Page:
Accession Number:

AD1095944

Title:

National Security Implications of Space-Launch Innovation, A Virtual Think Tank (ViTTa) (registered trade mark) Report

Descriptive Note:

Technical Report

Corporate Author:

Joint Staff J39, Strategic Multilayer Assessment Washington, DC United States

Personal Author(s):

Report Date:

2018-01-01

Pagination or Media Count:

42.0

Abstract:

What are the national security implications of increasingly accessible and affordable commercial launch services Are these the same for the US and near-peers or states with emergent space capabilities The experts solicited in this effort agree that there will be wide-ranging national security challenges and a few benefits arising from decreased launch costs. The challenges are largely derived from two structural changes to the space domain more actors and a wider diversity of payloads. The subject matter experts indicate that changing commercial launch technology alters the monetary costs of the types and timing of deliverables national space programs can produce. These potential transformations of national space programs affect military procurement patterns, environmental destruction, informational supply chains, and military space operations. The diversity and number of actors accessing space and the types of objects in space is increasing over time, seemingly exponentially. According to Dr. Malcolm Davis of the Australian Strategic Policy Institute, a suite of commercial entities, SpaceX, Blue Origin, Virgin Galactic, and Stratolaunch, amongst others, are either launching payloads or soon will be, in new ways that opens up access to space to a broader customer base and at a lower cost and with greater responsiveness. Dr. Deganit Paikowsky of Tel Aviv University observes that commercial entities are one of the two new types of players that joined global space activity due to decreased costs to launch. Historically, larger incumbent companies, such as Boeing and Lockheed Martin, have used government corporate subsidies to drive their product cycles. Lowered costs to launch have added a small and developing countries and b private sector players to the mix of actors in space.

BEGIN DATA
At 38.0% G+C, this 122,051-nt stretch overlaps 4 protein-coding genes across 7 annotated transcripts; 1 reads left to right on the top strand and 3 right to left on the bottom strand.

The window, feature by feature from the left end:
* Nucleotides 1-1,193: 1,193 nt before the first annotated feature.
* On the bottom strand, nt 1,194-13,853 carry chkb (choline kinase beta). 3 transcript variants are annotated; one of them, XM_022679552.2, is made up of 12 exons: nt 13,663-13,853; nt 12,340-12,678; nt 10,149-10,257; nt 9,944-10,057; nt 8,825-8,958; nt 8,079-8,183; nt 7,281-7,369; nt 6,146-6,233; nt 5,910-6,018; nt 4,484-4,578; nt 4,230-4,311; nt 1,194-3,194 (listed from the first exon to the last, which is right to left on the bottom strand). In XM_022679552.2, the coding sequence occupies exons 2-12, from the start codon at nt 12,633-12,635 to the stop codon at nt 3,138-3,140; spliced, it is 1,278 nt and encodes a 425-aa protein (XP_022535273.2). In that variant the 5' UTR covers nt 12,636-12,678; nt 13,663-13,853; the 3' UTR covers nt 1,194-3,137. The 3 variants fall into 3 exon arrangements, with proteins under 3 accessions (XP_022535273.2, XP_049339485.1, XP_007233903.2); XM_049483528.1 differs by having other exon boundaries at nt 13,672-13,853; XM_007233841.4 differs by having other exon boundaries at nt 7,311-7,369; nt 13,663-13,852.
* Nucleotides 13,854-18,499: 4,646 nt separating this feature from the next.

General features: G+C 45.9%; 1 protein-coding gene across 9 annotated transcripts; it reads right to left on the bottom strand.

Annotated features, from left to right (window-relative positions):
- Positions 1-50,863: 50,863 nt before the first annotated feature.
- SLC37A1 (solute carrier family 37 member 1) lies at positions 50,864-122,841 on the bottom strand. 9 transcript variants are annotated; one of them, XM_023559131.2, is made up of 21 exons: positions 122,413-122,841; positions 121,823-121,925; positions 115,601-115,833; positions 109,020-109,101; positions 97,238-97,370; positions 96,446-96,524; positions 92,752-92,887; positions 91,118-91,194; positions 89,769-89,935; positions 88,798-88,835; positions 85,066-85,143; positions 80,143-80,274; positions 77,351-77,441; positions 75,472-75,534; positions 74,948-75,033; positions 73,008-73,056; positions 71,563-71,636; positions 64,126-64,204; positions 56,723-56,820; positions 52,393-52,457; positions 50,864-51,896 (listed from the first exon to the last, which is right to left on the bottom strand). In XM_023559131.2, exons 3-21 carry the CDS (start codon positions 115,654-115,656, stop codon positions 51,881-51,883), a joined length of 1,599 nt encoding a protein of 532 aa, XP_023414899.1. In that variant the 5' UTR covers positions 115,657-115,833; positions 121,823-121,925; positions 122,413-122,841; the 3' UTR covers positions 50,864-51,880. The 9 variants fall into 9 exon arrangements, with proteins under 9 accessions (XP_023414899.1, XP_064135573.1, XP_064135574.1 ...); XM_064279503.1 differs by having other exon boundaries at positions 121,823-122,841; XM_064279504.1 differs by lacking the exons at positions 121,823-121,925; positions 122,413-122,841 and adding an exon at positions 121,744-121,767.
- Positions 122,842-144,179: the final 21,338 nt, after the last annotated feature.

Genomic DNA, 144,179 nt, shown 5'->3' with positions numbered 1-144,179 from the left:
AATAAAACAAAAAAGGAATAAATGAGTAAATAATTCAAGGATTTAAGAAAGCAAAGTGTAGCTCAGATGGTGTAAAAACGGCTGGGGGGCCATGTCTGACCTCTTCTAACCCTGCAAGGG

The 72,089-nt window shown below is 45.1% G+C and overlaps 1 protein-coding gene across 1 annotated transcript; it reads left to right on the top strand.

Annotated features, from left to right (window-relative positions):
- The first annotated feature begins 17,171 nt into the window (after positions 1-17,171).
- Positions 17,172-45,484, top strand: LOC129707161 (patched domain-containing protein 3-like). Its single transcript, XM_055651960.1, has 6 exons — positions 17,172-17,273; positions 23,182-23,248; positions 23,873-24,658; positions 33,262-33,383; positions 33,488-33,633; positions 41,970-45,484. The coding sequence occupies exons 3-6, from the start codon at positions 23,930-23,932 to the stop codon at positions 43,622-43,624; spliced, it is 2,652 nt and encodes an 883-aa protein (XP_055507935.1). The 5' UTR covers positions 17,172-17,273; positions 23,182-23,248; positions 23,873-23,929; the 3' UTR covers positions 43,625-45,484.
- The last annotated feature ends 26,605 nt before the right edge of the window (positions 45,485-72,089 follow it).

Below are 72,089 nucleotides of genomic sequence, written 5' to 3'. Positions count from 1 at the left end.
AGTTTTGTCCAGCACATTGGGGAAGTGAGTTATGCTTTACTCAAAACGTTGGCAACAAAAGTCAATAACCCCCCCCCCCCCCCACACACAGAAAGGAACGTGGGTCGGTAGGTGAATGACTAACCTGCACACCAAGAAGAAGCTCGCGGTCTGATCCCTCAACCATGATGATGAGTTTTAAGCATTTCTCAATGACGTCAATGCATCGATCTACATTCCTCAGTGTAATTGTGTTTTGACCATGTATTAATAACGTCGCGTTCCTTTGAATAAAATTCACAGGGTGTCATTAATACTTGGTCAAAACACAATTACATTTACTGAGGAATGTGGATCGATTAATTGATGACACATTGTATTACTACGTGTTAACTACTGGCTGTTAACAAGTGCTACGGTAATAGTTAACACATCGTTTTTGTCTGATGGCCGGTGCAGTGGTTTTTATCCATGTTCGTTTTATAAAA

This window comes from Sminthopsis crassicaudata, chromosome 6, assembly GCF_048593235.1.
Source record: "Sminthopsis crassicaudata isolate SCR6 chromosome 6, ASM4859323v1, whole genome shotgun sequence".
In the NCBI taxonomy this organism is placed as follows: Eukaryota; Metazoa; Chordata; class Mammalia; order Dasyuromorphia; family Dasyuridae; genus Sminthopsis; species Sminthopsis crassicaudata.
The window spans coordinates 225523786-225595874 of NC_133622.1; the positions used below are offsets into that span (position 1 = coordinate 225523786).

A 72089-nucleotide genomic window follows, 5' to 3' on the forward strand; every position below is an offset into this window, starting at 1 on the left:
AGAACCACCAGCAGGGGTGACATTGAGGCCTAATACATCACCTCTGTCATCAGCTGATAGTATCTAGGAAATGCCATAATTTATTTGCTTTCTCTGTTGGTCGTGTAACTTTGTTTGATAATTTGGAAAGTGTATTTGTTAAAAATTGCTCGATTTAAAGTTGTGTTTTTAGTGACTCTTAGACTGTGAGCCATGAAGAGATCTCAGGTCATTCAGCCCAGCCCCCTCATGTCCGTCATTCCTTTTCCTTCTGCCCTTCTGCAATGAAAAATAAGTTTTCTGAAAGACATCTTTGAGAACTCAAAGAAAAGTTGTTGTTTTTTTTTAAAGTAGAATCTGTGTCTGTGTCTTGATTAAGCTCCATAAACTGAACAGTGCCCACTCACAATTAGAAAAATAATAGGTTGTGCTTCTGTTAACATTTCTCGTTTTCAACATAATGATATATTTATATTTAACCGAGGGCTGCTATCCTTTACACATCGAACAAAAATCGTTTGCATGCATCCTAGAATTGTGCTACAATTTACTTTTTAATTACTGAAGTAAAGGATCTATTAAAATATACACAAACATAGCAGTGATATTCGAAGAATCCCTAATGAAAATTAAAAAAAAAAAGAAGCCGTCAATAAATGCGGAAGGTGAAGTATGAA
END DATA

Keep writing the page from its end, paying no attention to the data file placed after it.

Subject Categories:

  • Economics and Cost Analysis
  • Astronautics

Distribution Statement:

APPROVED FOR PUBLIC RELEASE